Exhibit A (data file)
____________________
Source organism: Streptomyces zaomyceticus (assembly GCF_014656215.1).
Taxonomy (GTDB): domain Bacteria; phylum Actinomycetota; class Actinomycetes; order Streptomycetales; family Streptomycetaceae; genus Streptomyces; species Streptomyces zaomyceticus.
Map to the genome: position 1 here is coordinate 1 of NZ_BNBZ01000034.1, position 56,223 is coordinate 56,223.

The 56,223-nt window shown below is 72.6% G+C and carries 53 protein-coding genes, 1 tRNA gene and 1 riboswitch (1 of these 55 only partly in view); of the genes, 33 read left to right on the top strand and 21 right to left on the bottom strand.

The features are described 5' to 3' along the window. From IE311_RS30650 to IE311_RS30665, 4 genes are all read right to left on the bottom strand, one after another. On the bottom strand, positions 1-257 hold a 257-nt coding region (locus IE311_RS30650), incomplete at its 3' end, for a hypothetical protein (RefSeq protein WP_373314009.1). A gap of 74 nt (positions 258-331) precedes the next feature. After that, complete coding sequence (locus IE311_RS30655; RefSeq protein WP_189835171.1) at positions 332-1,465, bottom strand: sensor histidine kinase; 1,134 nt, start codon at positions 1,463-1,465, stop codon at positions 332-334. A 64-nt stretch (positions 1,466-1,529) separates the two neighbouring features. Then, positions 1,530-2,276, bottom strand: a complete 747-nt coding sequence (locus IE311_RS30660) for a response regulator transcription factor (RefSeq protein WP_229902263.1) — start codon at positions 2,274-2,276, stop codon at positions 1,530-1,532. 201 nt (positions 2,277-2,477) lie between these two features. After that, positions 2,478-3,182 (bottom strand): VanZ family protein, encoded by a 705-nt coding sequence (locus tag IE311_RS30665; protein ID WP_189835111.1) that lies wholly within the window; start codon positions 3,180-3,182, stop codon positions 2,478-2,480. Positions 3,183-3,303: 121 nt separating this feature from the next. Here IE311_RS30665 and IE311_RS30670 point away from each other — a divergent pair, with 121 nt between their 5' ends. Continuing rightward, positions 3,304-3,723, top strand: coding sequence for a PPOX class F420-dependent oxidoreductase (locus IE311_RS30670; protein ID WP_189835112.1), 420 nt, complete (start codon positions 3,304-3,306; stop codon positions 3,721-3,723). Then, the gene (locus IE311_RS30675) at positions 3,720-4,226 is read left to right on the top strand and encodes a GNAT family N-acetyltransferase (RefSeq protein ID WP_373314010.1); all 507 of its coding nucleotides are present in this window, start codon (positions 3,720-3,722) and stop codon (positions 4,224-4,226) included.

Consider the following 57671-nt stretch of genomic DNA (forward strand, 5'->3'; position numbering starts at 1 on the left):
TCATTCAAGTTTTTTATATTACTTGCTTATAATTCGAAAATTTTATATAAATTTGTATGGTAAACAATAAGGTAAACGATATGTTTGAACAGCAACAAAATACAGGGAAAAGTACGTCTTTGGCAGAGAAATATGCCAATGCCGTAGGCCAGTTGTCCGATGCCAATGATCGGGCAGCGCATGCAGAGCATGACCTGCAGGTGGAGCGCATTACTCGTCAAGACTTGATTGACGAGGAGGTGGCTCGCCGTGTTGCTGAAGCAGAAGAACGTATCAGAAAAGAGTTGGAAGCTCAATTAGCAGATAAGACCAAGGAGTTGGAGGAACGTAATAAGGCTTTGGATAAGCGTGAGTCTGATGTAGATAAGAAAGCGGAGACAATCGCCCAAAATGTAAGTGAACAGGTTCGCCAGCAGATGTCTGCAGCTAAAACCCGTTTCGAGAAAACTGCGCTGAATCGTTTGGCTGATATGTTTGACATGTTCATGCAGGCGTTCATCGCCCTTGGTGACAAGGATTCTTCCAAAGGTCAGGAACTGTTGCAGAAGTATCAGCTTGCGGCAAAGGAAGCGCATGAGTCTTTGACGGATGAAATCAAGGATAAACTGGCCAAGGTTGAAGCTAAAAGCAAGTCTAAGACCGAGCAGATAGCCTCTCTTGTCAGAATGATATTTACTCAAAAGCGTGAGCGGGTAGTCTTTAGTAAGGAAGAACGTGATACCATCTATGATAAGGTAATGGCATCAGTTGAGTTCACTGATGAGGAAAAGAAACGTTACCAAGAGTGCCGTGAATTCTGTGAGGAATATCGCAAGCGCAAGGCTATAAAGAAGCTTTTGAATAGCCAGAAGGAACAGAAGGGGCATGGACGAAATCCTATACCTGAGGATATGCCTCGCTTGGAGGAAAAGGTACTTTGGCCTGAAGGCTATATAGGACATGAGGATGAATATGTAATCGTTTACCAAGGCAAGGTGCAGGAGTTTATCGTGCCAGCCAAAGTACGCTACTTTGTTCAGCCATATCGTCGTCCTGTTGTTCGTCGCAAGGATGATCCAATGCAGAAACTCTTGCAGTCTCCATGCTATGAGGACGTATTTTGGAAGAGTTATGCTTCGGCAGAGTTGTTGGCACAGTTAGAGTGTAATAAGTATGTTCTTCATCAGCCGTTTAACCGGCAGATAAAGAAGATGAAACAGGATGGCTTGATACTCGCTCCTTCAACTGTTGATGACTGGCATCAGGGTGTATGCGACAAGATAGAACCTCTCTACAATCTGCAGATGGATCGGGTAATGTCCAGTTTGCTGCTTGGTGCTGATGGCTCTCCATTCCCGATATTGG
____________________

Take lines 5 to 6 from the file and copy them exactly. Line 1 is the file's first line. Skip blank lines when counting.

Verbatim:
The features are described 5' to 3' along the window. From IE311_RS30650 to IE311_RS30665, 4 genes are all read right to left on the bottom strand, one after another. On the bottom strand, positions 1-257 hold a 257-nt coding region (locus IE311_RS30650), incomplete at its 3' end, for a hypothetical protein (RefSeq protein WP_373314009.1). A gap of 74 nt (positions 258-331) precedes the next feature. After that, complete coding sequence (locus IE311_RS30655; RefSeq protein WP_189835171.1) at positions 332-1,465, bottom strand: sensor histidine kinase; 1,134 nt, start codon at positions 1,463-1,465, stop codon at positions 332-334. A 64-nt stretch (positions 1,466-1,529) separates the two neighbouring features. Then, positions 1,530-2,276, bottom strand: a complete 747-nt coding sequence (locus IE311_RS30660) for a response regulator transcription factor (RefSeq protein WP_229902263.1) — start codon at positions 2,274-2,276, stop codon at positions 1,530-1,532. 201 nt (positions 2,277-2,477) lie between these two features. After that, positions 2,478-3,182 (bottom strand): VanZ family protein, encoded by a 705-nt coding sequence (locus tag IE311_RS30665; protein ID WP_189835111.1) that lies wholly within the window; start codon positions 3,180-3,182, stop codon positions 2,478-2,480. Positions 3,183-3,303: 121 nt separating this feature from the next. Here IE311_RS30665 and IE311_RS30670 point away from each other — a divergent pair, with 121 nt between their 5' ends. Continuing rightward, positions 3,304-3,723, top strand: coding sequence for a PPOX class F420-dependent oxidoreductase (locus IE311_RS30670; protein ID WP_189835112.1), 420 nt, complete (start codon positions 3,304-3,306; stop codon positions 3,721-3,723). Then, the gene (locus IE311_RS30675) at positions 3,720-4,226 is read left to right on the top strand and encodes a GNAT family N-acetyltransferase (RefSeq protein ID WP_373314010.1); all 507 of its coding nucleotides are present in this window, start codon (positions 3,720-3,722) and stop codon (positions 4,224-4,226) included.

Consider the following 57671-nt stretch of genomic DNA (forward strand, 5'->3'; position numbering starts at 1 on the left):